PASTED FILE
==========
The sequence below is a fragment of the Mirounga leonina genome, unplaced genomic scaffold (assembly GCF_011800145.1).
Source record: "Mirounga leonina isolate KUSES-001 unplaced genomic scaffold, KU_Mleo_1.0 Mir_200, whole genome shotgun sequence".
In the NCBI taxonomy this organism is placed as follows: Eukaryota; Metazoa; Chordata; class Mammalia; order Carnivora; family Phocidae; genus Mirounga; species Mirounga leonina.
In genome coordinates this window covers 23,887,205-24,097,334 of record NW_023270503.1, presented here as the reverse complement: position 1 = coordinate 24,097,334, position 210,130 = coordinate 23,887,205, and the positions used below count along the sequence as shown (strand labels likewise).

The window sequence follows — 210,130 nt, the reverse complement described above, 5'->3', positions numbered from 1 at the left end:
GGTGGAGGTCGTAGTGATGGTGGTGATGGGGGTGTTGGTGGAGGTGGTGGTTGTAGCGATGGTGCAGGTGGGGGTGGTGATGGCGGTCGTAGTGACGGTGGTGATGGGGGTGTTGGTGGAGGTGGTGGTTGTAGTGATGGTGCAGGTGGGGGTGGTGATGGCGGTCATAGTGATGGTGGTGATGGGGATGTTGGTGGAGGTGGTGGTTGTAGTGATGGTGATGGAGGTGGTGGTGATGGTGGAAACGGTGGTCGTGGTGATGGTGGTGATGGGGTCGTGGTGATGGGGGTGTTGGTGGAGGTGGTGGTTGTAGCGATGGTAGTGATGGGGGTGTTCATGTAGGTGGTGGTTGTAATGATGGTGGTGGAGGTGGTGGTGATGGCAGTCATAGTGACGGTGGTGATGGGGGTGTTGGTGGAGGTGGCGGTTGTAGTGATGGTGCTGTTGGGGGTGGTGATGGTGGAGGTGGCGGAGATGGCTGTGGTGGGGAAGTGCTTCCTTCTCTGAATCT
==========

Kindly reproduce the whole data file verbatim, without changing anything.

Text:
The sequence below is a fragment of the Mirounga leonina genome, unplaced genomic scaffold (assembly GCF_011800145.1).
Source record: "Mirounga leonina isolate KUSES-001 unplaced genomic scaffold, KU_Mleo_1.0 Mir_200, whole genome shotgun sequence".
In the NCBI taxonomy this organism is placed as follows: Eukaryota; Metazoa; Chordata; class Mammalia; order Carnivora; family Phocidae; genus Mirounga; species Mirounga leonina.
In genome coordinates this window covers 23,887,205-24,097,334 of record NW_023270503.1, presented here as the reverse complement: position 1 = coordinate 24,097,334, position 210,130 = coordinate 23,887,205, and the positions used below count along the sequence as shown (strand labels likewise).

The window sequence follows — 210,130 nt, the reverse complement described above, 5'->3', positions numbered from 1 at the left end:
GGTGGAGGTCGTAGTGATGGTGGTGATGGGGGTGTTGGTGGAGGTGGTGGTTGTAGCGATGGTGCAGGTGGGGGTGGTGATGGCGGTCGTAGTGACGGTGGTGATGGGGGTGTTGGTGGAGGTGGTGGTTGTAGTGATGGTGCAGGTGGGGGTGGTGATGGCGGTCATAGTGATGGTGGTGATGGGGATGTTGGTGGAGGTGGTGGTTGTAGTGATGGTGATGGAGGTGGTGGTGATGGTGGAAACGGTGGTCGTGGTGATGGTGGTGATGGGGTCGTGGTGATGGGGGTGTTGGTGGAGGTGGTGGTTGTAGCGATGGTAGTGATGGGGGTGTTCATGTAGGTGGTGGTTGTAATGATGGTGGTGGAGGTGGTGGTGATGGCAGTCATAGTGACGGTGGTGATGGGGGTGTTGGTGGAGGTGGCGGTTGTAGTGATGGTGCTGTTGGGGGTGGTGATGGTGGAGGTGGCGGAGATGGCTGTGGTGGGGAAGTGCTTCCTTCTCTGAATCT